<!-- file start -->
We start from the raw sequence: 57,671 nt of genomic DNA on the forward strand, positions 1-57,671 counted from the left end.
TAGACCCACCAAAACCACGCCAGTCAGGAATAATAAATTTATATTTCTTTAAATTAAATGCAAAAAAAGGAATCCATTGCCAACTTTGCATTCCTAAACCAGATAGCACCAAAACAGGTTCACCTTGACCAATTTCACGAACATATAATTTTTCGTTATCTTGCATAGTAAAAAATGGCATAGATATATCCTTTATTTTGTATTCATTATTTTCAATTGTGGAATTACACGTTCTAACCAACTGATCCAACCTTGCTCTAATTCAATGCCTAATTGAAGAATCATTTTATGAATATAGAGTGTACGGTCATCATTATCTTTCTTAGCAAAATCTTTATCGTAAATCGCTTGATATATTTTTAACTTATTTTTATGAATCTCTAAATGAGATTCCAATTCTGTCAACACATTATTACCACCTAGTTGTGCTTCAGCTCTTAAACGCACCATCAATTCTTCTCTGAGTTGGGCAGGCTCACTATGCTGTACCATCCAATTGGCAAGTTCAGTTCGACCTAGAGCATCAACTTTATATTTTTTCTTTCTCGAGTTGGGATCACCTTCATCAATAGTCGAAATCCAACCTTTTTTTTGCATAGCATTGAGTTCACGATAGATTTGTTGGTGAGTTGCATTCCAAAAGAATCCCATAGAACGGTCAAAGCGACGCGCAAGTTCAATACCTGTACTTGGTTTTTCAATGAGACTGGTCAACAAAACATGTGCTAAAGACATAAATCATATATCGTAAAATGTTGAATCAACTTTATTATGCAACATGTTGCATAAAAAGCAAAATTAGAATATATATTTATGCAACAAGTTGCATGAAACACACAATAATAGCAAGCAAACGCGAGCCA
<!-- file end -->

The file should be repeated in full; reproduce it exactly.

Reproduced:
We start from the raw sequence: 57,671 nt of genomic DNA on the forward strand, positions 1-57,671 counted from the left end.
TAGACCCACCAAAACCACGCCAGTCAGGAATAATAAATTTATATTTCTTTAAATTAAATGCAAAAAAAGGAATCCATTGCCAACTTTGCATTCCTAAACCAGATAGCACCAAAACAGGTTCACCTTGACCAATTTCACGAACATATAATTTTTCGTTATCTTGCATAGTAAAAAATGGCATAGATATATCCTTTATTTTGTATTCATTATTTTCAATTGTGGAATTACACGTTCTAACCAACTGATCCAACCTTGCTCTAATTCAATGCCTAATTGAAGAATCATTTTATGAATATAGAGTGTACGGTCATCATTATCTTTCTTAGCAAAATCTTTATCGTAAATCGCTTGATATATTTTTAACTTATTTTTATGAATCTCTAAATGAGATTCCAATTCTGTCAACACATTATTACCACCTAGTTGTGCTTCAGCTCTTAAACGCACCATCAATTCTTCTCTGAGTTGGGCAGGCTCACTATGCTGTACCATCCAATTGGCAAGTTCAGTTCGACCTAGAGCATCAACTTTATATTTTTTCTTTCTCGAGTTGGGATCACCTTCATCAATAGTCGAAATCCAACCTTTTTTTTGCATAGCATTGAGTTCACGATAGATTTGTTGGTGAGTTGCATTCCAAAAGAATCCCATAGAACGGTCAAAGCGACGCGCAAGTTCAATACCTGTACTTGGTTTTTCAATGAGACTGGTCAACAAAACATGTGCTAAAGACATAAATCATATATCGTAAAATGTTGAATCAACTTTATTATGCAACATGTTGCATAAAAAGCAAAATTAGAATATATATTTATGCAACAAGTTGCATGAAACACACAATAATAGCAAGCAAACGCGAGCCA